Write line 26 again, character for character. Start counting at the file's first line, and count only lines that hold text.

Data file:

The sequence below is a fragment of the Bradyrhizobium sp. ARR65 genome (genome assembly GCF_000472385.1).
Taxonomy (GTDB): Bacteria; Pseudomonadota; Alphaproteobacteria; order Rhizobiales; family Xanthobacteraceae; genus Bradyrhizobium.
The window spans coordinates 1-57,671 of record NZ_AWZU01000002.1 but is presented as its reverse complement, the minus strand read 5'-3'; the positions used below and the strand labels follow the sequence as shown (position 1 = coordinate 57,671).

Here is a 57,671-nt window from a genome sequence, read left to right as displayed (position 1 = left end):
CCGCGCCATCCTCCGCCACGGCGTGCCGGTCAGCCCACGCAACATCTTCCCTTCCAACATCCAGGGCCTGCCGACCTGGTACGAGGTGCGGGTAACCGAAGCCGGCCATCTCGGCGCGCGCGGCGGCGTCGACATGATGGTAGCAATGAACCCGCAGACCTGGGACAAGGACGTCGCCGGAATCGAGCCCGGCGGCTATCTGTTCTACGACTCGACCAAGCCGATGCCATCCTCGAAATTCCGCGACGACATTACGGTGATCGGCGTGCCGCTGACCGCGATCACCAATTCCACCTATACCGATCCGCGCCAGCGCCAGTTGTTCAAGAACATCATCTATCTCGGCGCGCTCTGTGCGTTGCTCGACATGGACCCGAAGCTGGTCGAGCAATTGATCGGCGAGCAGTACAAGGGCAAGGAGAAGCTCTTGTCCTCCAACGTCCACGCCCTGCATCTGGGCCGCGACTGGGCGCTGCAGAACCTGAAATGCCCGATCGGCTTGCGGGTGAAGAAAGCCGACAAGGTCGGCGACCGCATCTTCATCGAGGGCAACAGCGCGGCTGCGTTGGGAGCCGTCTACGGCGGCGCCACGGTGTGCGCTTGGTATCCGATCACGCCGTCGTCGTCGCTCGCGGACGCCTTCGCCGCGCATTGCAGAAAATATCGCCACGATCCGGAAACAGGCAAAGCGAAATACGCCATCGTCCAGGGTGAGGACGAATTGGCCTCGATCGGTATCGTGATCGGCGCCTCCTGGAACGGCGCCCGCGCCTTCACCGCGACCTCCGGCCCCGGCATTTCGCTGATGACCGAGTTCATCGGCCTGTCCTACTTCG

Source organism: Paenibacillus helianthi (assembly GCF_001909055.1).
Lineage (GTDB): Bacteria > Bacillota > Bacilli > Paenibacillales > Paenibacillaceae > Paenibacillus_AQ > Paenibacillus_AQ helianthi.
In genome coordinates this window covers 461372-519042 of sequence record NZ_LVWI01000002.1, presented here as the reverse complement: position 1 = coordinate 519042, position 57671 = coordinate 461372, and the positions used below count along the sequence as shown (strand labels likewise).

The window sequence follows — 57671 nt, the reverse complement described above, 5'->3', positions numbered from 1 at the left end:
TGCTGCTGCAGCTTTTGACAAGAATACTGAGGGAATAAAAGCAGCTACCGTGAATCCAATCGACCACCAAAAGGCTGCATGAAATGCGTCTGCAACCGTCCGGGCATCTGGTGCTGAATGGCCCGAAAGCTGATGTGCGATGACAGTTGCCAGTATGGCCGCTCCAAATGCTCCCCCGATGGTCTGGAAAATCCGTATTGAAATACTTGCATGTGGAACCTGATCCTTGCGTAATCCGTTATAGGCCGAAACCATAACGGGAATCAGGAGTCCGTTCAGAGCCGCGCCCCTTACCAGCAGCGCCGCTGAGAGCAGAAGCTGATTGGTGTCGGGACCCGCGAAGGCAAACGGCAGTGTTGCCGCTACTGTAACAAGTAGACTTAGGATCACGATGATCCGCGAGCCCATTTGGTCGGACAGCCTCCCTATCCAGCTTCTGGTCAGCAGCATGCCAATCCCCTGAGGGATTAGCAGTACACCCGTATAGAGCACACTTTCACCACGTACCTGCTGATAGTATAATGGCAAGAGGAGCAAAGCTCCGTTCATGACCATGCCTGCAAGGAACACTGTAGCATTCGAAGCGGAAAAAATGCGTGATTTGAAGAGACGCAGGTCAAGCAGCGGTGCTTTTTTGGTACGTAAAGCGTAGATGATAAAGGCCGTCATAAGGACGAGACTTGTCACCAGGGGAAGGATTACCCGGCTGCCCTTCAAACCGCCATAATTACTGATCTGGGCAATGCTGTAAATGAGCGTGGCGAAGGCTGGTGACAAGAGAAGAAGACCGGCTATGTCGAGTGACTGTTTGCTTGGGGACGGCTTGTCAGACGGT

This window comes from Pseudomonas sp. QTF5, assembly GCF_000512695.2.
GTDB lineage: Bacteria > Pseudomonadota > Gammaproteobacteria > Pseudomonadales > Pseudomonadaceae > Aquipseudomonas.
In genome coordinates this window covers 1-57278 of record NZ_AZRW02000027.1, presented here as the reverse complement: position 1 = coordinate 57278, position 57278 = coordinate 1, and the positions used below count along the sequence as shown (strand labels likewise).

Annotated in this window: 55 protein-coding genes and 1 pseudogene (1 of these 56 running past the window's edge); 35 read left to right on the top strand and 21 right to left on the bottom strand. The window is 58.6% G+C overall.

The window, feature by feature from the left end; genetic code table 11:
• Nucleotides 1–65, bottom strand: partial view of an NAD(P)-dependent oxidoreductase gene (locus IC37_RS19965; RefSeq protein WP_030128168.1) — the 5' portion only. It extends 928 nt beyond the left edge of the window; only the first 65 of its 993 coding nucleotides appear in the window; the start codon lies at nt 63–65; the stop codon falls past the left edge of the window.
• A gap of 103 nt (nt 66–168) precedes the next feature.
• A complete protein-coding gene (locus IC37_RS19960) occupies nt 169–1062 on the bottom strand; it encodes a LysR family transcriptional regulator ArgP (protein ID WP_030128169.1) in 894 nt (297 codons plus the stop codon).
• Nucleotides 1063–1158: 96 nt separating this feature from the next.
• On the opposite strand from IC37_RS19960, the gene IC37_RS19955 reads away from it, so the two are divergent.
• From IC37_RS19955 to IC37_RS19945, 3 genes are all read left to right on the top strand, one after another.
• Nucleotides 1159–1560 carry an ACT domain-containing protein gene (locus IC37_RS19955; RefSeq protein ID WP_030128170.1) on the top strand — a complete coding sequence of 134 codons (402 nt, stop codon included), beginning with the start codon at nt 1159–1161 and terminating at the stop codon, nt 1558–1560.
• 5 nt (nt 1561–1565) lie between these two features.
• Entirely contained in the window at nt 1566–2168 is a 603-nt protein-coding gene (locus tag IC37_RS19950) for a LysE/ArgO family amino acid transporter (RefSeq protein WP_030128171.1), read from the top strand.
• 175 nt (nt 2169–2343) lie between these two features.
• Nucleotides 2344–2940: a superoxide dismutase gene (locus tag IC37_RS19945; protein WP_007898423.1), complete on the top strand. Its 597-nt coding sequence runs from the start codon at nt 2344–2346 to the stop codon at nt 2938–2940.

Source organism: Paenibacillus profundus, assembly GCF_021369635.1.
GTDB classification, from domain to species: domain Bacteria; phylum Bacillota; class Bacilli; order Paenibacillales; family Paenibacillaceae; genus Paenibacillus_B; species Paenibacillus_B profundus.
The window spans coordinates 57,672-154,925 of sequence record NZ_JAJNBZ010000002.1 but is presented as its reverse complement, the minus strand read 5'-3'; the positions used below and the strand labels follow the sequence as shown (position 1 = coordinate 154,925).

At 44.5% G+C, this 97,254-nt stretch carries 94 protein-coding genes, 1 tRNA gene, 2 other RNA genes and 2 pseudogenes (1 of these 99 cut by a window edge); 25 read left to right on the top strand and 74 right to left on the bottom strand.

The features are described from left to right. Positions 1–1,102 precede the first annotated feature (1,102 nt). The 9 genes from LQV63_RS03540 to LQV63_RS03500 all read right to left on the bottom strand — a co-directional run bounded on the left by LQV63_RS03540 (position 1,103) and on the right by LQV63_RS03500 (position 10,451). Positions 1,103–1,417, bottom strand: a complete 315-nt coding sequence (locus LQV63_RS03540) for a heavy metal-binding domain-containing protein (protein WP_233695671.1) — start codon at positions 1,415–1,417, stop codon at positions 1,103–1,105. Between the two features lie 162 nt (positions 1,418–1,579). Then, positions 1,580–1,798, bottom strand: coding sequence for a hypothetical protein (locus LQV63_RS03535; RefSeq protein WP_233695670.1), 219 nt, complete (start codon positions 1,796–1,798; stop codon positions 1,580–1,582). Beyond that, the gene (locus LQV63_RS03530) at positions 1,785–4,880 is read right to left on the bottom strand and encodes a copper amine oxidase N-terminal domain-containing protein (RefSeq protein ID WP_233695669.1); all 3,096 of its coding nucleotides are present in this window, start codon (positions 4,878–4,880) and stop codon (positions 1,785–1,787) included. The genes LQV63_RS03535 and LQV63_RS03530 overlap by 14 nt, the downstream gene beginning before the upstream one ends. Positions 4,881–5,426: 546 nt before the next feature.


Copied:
• Nucleotides 2344–2940: a superoxide dismutase gene (locus tag IC37_RS19945; protein WP_007898423.1), complete on the top strand. Its 597-nt coding sequence runs from the start codon at nt 2344–2346 to the stop codon at nt 2938–2940.